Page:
People on project:

Graham Gagnon

Development of a Water Safety Framework for Watershed and Water Demand Governance and Management Approaches Related to Hydraulic Fracturing

CWRS has been awarded a one year project funded by the CWN to explore water demand and watershed governance and management approaches related to hydraulic fracturing activities.  

The energy sector is increasingly looking toward hydraulic fracturing for resource extraction to meet future energy needs. As an emerging technology, greater understanding is required to bridge the knowledge gap between decision-makers, researchers, neighbouring communities and the general public. The research team will integrate leading international research into a Water Safety Framework for Fracking to address knowledge gaps within watershed and water use governance and demand management approaches.

The water needs for fracking are very large (e.g., 1 to 8 million gallons per well). Fracking wells are sunk in the vicinity of 10,000 ft into the geophysical terrain. The chemicals used (ethylene glycol, mercury, lead, ammonium persulfate, etc.) are substantial in both quantity and purpose (e.g. biocide, breaker, clay stability, corrosion inhibiter, cross linker, friction reducer, gelling agent, iron control, non-emulsifier, pH adjusting agent, and surfactant).  There have been suggestions that a relatively low percentage of recovered fracking fluid recovered results in large volumes of waste fluid being left in the ground.  As well, for some operating scenarios the recovered fracking fluid, after being brought to the surface, is left to evaporate from retention ponds. All of these are important elements in this challenging and dynamic field, but they also strongly influence the governance requirements and the concerns of neighbouring communities. 

The current approach has been largely one of a pattern of confrontation – hence, a risk-analytic approach, which informs the public of choices and governance models, will have significant and real value, providing a logical structure of issues, potential resolutions thereof, and knowledge gaps.


The research team will integrate leading international research from relevant disciplines to meet the following four objectives:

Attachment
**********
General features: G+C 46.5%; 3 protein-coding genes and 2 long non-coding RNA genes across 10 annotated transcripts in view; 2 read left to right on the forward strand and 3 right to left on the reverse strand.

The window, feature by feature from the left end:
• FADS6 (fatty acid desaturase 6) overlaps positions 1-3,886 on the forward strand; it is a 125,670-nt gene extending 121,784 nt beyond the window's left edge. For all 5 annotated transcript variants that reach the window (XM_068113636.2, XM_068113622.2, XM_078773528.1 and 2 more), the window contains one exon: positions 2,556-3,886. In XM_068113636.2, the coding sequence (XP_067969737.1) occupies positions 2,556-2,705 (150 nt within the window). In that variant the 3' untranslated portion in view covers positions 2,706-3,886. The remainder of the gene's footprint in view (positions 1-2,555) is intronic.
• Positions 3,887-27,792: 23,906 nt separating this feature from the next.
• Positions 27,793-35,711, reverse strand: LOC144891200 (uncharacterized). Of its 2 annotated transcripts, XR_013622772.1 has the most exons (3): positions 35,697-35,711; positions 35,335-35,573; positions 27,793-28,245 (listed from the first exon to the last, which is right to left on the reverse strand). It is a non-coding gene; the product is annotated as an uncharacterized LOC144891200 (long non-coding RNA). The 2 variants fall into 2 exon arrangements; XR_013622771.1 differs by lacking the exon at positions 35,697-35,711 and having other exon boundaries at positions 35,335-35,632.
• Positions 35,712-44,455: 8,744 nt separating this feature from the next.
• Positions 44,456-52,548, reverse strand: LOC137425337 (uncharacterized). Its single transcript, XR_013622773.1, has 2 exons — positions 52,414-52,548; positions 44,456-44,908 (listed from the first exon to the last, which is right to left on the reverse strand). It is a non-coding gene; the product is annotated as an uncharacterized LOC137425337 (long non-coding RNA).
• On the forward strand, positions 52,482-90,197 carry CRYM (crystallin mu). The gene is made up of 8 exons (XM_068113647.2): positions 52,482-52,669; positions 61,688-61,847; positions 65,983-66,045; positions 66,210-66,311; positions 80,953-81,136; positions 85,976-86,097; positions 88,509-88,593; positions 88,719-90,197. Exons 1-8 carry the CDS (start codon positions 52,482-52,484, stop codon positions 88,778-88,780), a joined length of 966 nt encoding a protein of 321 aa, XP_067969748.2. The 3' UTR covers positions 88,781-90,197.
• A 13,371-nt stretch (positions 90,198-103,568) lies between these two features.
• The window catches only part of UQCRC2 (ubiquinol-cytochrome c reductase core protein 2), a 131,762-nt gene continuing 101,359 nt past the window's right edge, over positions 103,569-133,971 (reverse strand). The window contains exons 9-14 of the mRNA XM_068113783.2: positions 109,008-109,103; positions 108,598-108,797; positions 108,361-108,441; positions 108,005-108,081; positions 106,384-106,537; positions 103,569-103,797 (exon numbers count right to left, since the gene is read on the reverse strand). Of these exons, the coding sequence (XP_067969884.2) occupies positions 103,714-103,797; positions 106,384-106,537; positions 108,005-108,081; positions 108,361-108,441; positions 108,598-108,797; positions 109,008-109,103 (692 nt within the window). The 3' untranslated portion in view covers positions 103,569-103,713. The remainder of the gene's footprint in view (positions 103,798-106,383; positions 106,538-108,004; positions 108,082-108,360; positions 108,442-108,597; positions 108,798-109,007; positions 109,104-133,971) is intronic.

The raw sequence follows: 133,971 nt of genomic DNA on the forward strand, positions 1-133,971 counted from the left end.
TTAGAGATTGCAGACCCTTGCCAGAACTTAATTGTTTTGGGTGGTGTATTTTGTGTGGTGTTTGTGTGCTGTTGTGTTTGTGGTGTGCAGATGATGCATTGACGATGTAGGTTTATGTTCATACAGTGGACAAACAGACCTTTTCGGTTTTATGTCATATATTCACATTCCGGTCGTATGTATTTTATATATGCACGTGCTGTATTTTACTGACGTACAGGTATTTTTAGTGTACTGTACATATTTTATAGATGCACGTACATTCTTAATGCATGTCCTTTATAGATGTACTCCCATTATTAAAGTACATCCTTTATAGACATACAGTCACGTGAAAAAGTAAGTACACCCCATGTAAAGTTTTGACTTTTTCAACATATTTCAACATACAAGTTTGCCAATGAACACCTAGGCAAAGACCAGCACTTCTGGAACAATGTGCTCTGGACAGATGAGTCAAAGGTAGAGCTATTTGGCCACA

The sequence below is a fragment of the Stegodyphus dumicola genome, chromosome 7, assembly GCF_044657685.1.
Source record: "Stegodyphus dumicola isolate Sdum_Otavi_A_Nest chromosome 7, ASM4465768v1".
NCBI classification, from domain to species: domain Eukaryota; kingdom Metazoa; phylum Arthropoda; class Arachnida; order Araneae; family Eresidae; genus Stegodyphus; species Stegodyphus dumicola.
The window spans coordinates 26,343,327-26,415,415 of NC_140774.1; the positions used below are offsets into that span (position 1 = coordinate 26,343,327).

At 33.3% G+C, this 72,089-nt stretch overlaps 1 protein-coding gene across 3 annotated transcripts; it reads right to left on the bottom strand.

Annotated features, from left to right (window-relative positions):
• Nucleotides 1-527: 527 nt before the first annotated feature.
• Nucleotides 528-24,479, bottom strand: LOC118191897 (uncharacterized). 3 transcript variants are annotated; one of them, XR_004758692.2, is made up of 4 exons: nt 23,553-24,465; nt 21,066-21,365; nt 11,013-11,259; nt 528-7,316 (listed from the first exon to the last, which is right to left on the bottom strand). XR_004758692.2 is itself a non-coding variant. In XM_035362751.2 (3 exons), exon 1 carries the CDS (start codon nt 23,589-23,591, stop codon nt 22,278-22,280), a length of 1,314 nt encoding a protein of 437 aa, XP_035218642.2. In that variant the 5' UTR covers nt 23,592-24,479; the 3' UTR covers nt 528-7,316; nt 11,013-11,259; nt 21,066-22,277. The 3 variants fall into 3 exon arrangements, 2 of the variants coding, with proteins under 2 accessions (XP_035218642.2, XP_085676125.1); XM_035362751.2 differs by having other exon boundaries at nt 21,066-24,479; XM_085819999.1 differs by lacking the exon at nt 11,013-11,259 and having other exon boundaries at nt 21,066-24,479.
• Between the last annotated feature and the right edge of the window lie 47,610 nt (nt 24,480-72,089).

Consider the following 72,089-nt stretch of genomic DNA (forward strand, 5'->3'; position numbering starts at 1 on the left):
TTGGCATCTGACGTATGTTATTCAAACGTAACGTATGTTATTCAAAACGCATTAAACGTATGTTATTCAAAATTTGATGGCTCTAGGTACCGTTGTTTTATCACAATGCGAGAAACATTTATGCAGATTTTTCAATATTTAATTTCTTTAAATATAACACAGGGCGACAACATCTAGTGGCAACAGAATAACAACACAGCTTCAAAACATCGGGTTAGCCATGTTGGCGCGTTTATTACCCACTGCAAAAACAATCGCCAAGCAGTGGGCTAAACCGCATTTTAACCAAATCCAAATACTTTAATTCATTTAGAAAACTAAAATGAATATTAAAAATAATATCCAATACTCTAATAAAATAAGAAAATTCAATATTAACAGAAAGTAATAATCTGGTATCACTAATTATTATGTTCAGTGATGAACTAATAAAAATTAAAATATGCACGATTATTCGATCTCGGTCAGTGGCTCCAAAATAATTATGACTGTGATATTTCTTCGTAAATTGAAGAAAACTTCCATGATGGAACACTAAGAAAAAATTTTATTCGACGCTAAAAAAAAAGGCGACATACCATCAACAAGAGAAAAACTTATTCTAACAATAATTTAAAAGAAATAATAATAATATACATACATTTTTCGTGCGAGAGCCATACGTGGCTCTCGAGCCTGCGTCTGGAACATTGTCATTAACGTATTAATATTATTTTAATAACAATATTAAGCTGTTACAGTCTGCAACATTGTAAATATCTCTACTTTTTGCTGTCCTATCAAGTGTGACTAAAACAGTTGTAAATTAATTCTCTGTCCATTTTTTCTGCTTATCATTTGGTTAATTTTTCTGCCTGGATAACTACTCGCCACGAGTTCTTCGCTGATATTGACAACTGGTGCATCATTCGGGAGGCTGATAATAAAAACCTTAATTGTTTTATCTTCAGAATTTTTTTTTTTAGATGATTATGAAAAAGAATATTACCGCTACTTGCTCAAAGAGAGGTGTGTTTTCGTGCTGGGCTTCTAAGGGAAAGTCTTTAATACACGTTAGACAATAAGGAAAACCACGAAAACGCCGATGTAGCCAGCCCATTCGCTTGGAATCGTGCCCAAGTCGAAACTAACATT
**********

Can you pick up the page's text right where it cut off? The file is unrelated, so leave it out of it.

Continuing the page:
1. Summarize current research approaches and knowledge relevant to the issue area

2. Identify key knowledge gaps in the issue area that are clearly articulated as priorities for decision makers

3. Present the range of practical research approaches that could be used to address these priority knowledge gaps

4. Discuss the potential strengths and weaknesses of the research approaches identified for informing decision-making knowledge gaps in the Canadian context

The research will involves three main activities: a literature review, a state-of-science workshop in Boulder Colorado, and a First Nations Community Workshop in Elsipogtog, New Brunswick.  The major project outcome will be the development of a water safety framework for hydraulic fracturing, which is a risk management approach, similar to a drinking water safety plan.  The water safety framework will encompass six topics, and highlight specific research approaches to address research gaps within each topic.  Student papers will be developed as outcomes of the three project activities on each of these topics: 

  • Water use and demand management
  • Wastewater treatment and handling approaches
  • Impacts to drinking water quality – groundwater and surface water
  • Impact to ecosystem services (with respect to water)
  • Water conflict and negotiation strategies and barriers to engagement
  • Governance approaches to watersheds.  

The project team consists of 4 core researchers from the Dalhousie, the University of Guelph, the University of British Columbia and the University of Winnipeg, 1 collaborator from the University of Colorado Boulder, 8 HQP, 2 First Nations Partners, and 9 members of a Project Advisory Panel who will ensure that final reporting is at an appropriate level for Canadian decision-makers.